The article points out that since a lot of people who don’t want to read electronic books pointed out that it was difficult to read from a screen, perhaps the awareness of electronic paper is very low.

In recent related news, Rakuten have announced that they have bought Kobo, a makers of ebook readers, and will be bringing a low-cost reader to market. Up to now they have been offering Panasonic’s catchily-named reader, the UT-PB1, as their platform, but perhaps it has not been selling too well?

My own informal research (ie, looking around on the train) tells me that commuters still prefer paper newspapers or books. I’ve seen one person once with an iPad loaded with the day’s newspaper (just a PDF scan, basically), but when it comes to mobile phones, everyone is either emailing, gaming, or reading SNSes. I’ve only once seen a Kindle.
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Cooking your own books

Have you cooked your own books? (goo Research) graph of japanese statisticsgoo Research, in conjunction with the electronic magazine OnDeck, took a look at cooking your own books, an expression in Japanese which refers to the activity of scanning your books to an electronic format.

Demographics

There were two distinct samples; first, the OnDeck readership was surveyed between the 12th and 20th of September 2011, with 294 people replying, then the goo Research online monitor group was surveyed over the 12th and 13th of October 2011, with 1,063 completing the survey.

As well as doing the scanning yourself at home, there are a number of companies that will do it for you. You send them a box of books, and they will scan them in and return them to you, but only after guillotining off the spine to prevent you reselling the paper editions. This service operates in a bit of a legal black hole – it may be illegal, but no-one has taken a case to court yet, as far as I am aware. Here’s a video of how to do it at home:


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Galapagos eBook reader best-known in Japan

Do you know what electronic books are? graph of japanese statisticsWith the electronic book market beginning to heat up in Japan, this recent survey from goo Research, reported on by japan.internet.com, into electronic books and electronic book sellers found that the recent announcements from Sharp and Sony were fresh in many people’s minds.

Demographics

Between the 15th and 19th of December 2010 1,079 members of the goo Research online monitor group completed a private internet-based questionnaire. 52.5% of the sample were male, 16.5% in their teens, 18.0% in their twenties, 21.6% in their thirties, 16.3% in their forties, 15.6% in their fifties, and 12.0% aged sixty or older.

I’ve never heard of the Kobo, although it seems to be Canadian rather than the seemingly Japanese name it has.

Furthermore, I of course knew about Amazon selling e-books, but I’d never heard of the rest.

Everything I hear about the Kindle sounds good, and if I did slightly more travelling (or slightly less blogging!) I’d buy one. If the Japanese ones have managed to get a lot of publishers on board, and if the price of individual volumes is cheaper than the paper versions, I’d be inclined to get one for the wife, just so we could tidy up a lot of the clutter of books!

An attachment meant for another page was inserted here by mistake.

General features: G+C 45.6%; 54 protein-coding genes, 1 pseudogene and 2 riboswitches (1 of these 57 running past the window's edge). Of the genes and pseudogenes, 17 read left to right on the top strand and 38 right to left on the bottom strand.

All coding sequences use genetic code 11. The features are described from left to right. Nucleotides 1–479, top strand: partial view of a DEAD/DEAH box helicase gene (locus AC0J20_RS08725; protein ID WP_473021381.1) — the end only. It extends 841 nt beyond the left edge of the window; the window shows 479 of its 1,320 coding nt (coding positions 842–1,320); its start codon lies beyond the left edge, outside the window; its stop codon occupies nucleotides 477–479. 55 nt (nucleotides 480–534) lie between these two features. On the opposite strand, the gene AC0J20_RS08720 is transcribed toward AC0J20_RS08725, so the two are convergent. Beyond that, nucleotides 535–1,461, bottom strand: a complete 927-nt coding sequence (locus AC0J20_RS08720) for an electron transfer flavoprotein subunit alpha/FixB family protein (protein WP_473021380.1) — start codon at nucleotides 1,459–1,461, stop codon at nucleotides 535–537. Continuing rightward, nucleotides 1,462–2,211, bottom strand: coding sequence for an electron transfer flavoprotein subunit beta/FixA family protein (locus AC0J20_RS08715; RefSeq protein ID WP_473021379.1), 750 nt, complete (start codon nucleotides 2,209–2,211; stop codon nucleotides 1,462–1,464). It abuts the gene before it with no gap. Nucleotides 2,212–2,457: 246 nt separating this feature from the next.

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Computerised comic contents consumed capriciously

A recent survey from goo Research, reported on by japan.internet.com, looked at electronic books.

Demographics

Between the 26th of October and the 1st of November 2010 1,097 members of the goo Research monitor group completed a private internet-based questionnaire. 52.6% of the sample were male, 16.6% in their teens, 18.2% in their twenties, 21.2% in their thirties, 16.4% in their forties, 15.6% in their fifties, and 11.9% aged sixty or older.

Manga comics are probably ideally suited to being digitised – with them only taking an hour or two to read, the amount of effort required to buy and store electronic versions is far less than that for paper versions, I would imagine.
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Aozora and electronic books in general in Japan

Do you what an electronic book is? graph of japanese statisticsIf you’re a learner of Japanese, or just wanting to get hold of classics of Japanese literature, the free repository Aozora is a good place to start, but judging by this survey from goo Research and reported on by japan.internet.com into Aozora, it’s not that well-known.

Demographics

Over the 19th and 20th of August 2010 1,080 members of the goo Research monitor group completed a private internet-based questionnaire. 52.8% of the sample were male, 16.15 in their teens, 18.2% in their twenties, 21.9% in their thirties, 16.3% in their forties, 15.5% in their fifties, and 11.9% aged sixty or older.

Despite having said that everybody should read stuff off Aozora, I’ve read a grand total of one book from there. My excuse is that I don’t have a decent e-book reader; however there must be a decent solution for Japanese feature phones which I ought really to investigate!